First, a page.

Finally a lady came over, took my tokens and started throwing water on me, wrap and all. Yay, I thought. Here we go. I will be clean and relaxed and this stupid cold will be steamed out of me. Then another lady came to the door and yelled and my lady got up and left. What?! NO!
Hammam Lesson 4. No husband? No wax.
I lay there a bit longer, then finally she came back. And she was really nice. A big smile and the inevitable question about where I was from. ‘Oh, Australia, so far away.’ Then it was down to business. And my realisation that, at the hammam, you are quickly snapped out of any princess pretensions and busted down to being a piece of meat.
I was scrubbed. I was inelegant as I turned over on the slippery slab. I had water thrown over me. I was in danger of drowning in bubbles. And, boy, was I happy! Until she looked me over critically, pointed and said: ‘You want wax?’ I shook my head. ‘For your husband!’ I shook my head again. ‘You have no husband?’ I shook my head. She looked horrified. Was rendered speechless. Being made to feel a misfit did not help sustain my happiness levels.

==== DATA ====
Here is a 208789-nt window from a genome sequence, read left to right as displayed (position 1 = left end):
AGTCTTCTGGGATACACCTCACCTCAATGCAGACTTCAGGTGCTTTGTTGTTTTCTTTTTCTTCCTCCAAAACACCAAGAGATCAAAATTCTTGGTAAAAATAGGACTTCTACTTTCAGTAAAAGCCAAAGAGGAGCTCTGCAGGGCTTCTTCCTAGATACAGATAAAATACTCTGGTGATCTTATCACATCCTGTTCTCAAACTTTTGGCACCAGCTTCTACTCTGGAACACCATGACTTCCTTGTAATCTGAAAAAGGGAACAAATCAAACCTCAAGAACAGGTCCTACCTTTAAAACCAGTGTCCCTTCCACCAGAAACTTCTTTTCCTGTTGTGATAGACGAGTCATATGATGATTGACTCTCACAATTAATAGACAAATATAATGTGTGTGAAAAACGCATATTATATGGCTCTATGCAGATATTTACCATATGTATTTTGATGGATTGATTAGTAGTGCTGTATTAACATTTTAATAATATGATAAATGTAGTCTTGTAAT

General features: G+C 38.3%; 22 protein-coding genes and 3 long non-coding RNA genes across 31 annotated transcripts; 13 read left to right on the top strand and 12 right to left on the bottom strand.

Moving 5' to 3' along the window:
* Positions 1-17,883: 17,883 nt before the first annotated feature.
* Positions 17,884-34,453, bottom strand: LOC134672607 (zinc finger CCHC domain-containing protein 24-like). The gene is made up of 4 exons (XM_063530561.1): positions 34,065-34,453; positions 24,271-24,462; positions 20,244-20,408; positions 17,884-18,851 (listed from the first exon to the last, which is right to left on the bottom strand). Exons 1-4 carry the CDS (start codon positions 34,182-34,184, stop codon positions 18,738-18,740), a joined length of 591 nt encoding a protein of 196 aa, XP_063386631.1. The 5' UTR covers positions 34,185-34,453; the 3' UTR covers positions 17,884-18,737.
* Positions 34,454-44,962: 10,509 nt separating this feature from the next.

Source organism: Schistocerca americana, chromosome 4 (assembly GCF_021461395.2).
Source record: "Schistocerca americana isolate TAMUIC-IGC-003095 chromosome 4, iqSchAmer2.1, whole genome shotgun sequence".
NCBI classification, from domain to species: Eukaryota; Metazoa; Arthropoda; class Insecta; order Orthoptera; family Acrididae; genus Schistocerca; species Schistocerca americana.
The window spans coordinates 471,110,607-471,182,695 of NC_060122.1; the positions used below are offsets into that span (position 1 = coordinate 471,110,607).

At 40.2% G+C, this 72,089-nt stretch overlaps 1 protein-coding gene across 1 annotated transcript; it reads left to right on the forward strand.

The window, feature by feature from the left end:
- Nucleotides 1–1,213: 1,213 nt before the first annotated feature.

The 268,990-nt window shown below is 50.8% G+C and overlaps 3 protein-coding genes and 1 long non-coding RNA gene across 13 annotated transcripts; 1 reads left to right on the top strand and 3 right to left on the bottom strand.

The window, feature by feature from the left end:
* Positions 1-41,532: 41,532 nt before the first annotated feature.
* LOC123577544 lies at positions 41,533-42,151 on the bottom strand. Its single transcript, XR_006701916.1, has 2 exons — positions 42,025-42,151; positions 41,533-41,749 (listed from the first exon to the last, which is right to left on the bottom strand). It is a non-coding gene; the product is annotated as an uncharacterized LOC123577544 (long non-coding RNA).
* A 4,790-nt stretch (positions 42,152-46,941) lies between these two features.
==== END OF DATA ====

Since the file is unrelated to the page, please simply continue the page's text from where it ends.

When she finished, she helped me up and sent me out to the other room. When I reached for my sodden wrap, she shook her head and took it from me. In my naked shame I exited the hammam and went back to the cooler anteroom I came in through. Everyone ignored me. I saw a pile of towels and leapt, wrapped myself up, then sat on a bench to wait for my oil massage. I could only hope someone knew what was going on; I didn’t.
On the other bench was a lady who had succumbed to the waxing offer. Wrap tossed aside, bikini off, legs unceremoniously spread, facing into the locker room, her expression was a mixture of mortification and agony. I was glad I had been strong enough to continue shaking my head.
Some very confused Japanese girls came in and stood around for a moment. I pointed them into the hammam. If I was now a font of knowledge we were all in trouble.
Finally, a lady came and took me in for my oil massage. On a massage table in a room of four, she oiled and massaged. It was nice but gentle. And then I was sent back into the anteroom. Unsure whether I was meant to re-enter the hammam and seeing no place to relax and chill I headed back for locker, got dressed and went out to reception to meet my co-traveller, Steve, who had done the same package as me. Steve had hot towels wrapped around him, changing cabanas and little beds to relax on while he was served juice.
Tears threatened to well again: being a woman was clearly being a lower form of life, especially an unmarried one!